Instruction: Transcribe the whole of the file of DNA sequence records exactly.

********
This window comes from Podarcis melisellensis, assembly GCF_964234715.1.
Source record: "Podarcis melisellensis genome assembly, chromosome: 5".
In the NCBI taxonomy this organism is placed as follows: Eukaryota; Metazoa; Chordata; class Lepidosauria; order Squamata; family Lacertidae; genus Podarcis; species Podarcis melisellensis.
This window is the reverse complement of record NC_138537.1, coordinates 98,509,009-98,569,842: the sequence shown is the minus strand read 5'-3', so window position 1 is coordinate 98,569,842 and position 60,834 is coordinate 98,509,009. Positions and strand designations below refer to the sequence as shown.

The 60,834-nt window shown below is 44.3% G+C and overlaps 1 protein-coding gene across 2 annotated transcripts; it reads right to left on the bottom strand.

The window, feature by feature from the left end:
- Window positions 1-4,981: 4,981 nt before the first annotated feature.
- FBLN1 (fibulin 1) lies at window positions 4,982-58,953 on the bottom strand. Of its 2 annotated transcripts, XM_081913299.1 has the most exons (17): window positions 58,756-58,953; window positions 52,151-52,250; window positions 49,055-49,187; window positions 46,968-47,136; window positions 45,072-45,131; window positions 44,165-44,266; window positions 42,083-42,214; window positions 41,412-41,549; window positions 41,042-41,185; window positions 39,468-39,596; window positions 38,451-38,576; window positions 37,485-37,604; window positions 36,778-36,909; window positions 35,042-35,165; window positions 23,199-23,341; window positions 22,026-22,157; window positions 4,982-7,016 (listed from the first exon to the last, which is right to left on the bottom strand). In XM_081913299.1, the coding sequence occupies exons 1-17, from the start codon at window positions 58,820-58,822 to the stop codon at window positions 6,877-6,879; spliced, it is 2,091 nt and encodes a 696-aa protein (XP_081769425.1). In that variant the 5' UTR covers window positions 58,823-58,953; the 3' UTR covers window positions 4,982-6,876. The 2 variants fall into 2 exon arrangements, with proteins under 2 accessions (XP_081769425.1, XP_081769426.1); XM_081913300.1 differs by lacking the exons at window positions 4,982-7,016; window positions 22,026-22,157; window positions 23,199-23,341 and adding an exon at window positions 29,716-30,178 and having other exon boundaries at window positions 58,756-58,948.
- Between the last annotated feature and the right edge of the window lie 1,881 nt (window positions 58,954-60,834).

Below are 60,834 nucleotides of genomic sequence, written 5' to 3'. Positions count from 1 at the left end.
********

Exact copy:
This window comes from Podarcis melisellensis, assembly GCF_964234715.1.
Source record: "Podarcis melisellensis genome assembly, chromosome: 5".
In the NCBI taxonomy this organism is placed as follows: Eukaryota; Metazoa; Chordata; class Lepidosauria; order Squamata; family Lacertidae; genus Podarcis; species Podarcis melisellensis.
This window is the reverse complement of record NC_138537.1, coordinates 98,509,009-98,569,842: the sequence shown is the minus strand read 5'-3', so window position 1 is coordinate 98,569,842 and position 60,834 is coordinate 98,509,009. Positions and strand designations below refer to the sequence as shown.

The 60,834-nt window shown below is 44.3% G+C and overlaps 1 protein-coding gene across 2 annotated transcripts; it reads right to left on the bottom strand.

The window, feature by feature from the left end:
- Window positions 1-4,981: 4,981 nt before the first annotated feature.
- FBLN1 (fibulin 1) lies at window positions 4,982-58,953 on the bottom strand. Of its 2 annotated transcripts, XM_081913299.1 has the most exons (17): window positions 58,756-58,953; window positions 52,151-52,250; window positions 49,055-49,187; window positions 46,968-47,136; window positions 45,072-45,131; window positions 44,165-44,266; window positions 42,083-42,214; window positions 41,412-41,549; window positions 41,042-41,185; window positions 39,468-39,596; window positions 38,451-38,576; window positions 37,485-37,604; window positions 36,778-36,909; window positions 35,042-35,165; window positions 23,199-23,341; window positions 22,026-22,157; window positions 4,982-7,016 (listed from the first exon to the last, which is right to left on the bottom strand). In XM_081913299.1, the coding sequence occupies exons 1-17, from the start codon at window positions 58,820-58,822 to the stop codon at window positions 6,877-6,879; spliced, it is 2,091 nt and encodes a 696-aa protein (XP_081769425.1). In that variant the 5' UTR covers window positions 58,823-58,953; the 3' UTR covers window positions 4,982-6,876. The 2 variants fall into 2 exon arrangements, with proteins under 2 accessions (XP_081769425.1, XP_081769426.1); XM_081913300.1 differs by lacking the exons at window positions 4,982-7,016; window positions 22,026-22,157; window positions 23,199-23,341 and adding an exon at window positions 29,716-30,178 and having other exon boundaries at window positions 58,756-58,948.
- Between the last annotated feature and the right edge of the window lie 1,881 nt (window positions 58,954-60,834).

Below are 60,834 nucleotides of genomic sequence, written 5' to 3'. Positions count from 1 at the left end.